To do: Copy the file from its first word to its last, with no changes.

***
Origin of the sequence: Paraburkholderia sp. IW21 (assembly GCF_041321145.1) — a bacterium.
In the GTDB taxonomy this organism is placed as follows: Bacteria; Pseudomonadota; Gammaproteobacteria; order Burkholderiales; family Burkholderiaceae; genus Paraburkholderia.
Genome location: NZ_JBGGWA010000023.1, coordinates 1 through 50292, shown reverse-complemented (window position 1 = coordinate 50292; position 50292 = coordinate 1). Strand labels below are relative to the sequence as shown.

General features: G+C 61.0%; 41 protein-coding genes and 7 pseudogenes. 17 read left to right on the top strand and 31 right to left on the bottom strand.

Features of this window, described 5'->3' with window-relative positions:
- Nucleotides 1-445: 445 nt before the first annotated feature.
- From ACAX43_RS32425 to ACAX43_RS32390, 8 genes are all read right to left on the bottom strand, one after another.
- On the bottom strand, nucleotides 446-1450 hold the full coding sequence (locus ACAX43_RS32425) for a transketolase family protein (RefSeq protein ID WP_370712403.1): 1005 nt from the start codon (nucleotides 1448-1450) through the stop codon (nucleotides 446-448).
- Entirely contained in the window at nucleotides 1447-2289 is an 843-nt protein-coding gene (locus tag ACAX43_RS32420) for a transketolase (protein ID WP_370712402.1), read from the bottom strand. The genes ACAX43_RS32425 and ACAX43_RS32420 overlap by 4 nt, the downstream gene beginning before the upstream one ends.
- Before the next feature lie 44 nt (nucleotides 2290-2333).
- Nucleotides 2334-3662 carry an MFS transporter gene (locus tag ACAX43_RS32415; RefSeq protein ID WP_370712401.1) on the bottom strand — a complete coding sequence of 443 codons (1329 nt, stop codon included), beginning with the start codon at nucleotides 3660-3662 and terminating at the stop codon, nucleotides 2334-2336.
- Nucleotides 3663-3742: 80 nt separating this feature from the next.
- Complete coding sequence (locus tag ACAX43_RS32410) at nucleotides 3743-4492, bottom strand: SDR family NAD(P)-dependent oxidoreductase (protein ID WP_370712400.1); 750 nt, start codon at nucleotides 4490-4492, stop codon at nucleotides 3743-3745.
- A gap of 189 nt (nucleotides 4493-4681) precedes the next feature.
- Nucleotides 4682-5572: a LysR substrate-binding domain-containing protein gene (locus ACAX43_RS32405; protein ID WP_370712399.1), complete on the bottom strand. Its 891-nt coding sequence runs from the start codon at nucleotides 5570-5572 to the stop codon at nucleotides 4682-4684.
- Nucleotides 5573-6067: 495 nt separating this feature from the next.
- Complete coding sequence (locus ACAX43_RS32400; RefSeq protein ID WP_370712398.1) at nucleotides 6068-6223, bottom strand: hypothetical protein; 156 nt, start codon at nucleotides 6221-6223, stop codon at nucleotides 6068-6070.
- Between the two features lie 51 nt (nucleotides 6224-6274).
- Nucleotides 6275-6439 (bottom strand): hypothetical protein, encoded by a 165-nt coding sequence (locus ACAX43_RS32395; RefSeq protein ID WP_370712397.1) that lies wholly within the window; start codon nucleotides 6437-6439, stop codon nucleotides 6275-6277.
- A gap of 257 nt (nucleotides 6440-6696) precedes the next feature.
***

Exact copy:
Origin of the sequence: Paraburkholderia sp. IW21 (assembly GCF_041321145.1) — a bacterium.
In the GTDB taxonomy this organism is placed as follows: Bacteria; Pseudomonadota; Gammaproteobacteria; order Burkholderiales; family Burkholderiaceae; genus Paraburkholderia.
Genome location: NZ_JBGGWA010000023.1, coordinates 1 through 50292, shown reverse-complemented (window position 1 = coordinate 50292; position 50292 = coordinate 1). Strand labels below are relative to the sequence as shown.

General features: G+C 61.0%; 41 protein-coding genes and 7 pseudogenes. 17 read left to right on the top strand and 31 right to left on the bottom strand.

Features of this window, described 5'->3' with window-relative positions:
- Nucleotides 1-445: 445 nt before the first annotated feature.
- From ACAX43_RS32425 to ACAX43_RS32390, 8 genes are all read right to left on the bottom strand, one after another.
- On the bottom strand, nucleotides 446-1450 hold the full coding sequence (locus ACAX43_RS32425) for a transketolase family protein (RefSeq protein ID WP_370712403.1): 1005 nt from the start codon (nucleotides 1448-1450) through the stop codon (nucleotides 446-448).
- Entirely contained in the window at nucleotides 1447-2289 is an 843-nt protein-coding gene (locus tag ACAX43_RS32420) for a transketolase (protein ID WP_370712402.1), read from the bottom strand. The genes ACAX43_RS32425 and ACAX43_RS32420 overlap by 4 nt, the downstream gene beginning before the upstream one ends.
- Before the next feature lie 44 nt (nucleotides 2290-2333).
- Nucleotides 2334-3662 carry an MFS transporter gene (locus tag ACAX43_RS32415; RefSeq protein ID WP_370712401.1) on the bottom strand — a complete coding sequence of 443 codons (1329 nt, stop codon included), beginning with the start codon at nucleotides 3660-3662 and terminating at the stop codon, nucleotides 2334-2336.
- Nucleotides 3663-3742: 80 nt separating this feature from the next.
- Complete coding sequence (locus tag ACAX43_RS32410) at nucleotides 3743-4492, bottom strand: SDR family NAD(P)-dependent oxidoreductase (protein ID WP_370712400.1); 750 nt, start codon at nucleotides 4490-4492, stop codon at nucleotides 3743-3745.
- A gap of 189 nt (nucleotides 4493-4681) precedes the next feature.
- Nucleotides 4682-5572: a LysR substrate-binding domain-containing protein gene (locus ACAX43_RS32405; protein ID WP_370712399.1), complete on the bottom strand. Its 891-nt coding sequence runs from the start codon at nucleotides 5570-5572 to the stop codon at nucleotides 4682-4684.
- Nucleotides 5573-6067: 495 nt separating this feature from the next.
- Complete coding sequence (locus ACAX43_RS32400; RefSeq protein ID WP_370712398.1) at nucleotides 6068-6223, bottom strand: hypothetical protein; 156 nt, start codon at nucleotides 6221-6223, stop codon at nucleotides 6068-6070.
- Between the two features lie 51 nt (nucleotides 6224-6274).
- Nucleotides 6275-6439 (bottom strand): hypothetical protein, encoded by a 165-nt coding sequence (locus ACAX43_RS32395; RefSeq protein ID WP_370712397.1) that lies wholly within the window; start codon nucleotides 6437-6439, stop codon nucleotides 6275-6277.
- A gap of 257 nt (nucleotides 6440-6696) precedes the next feature.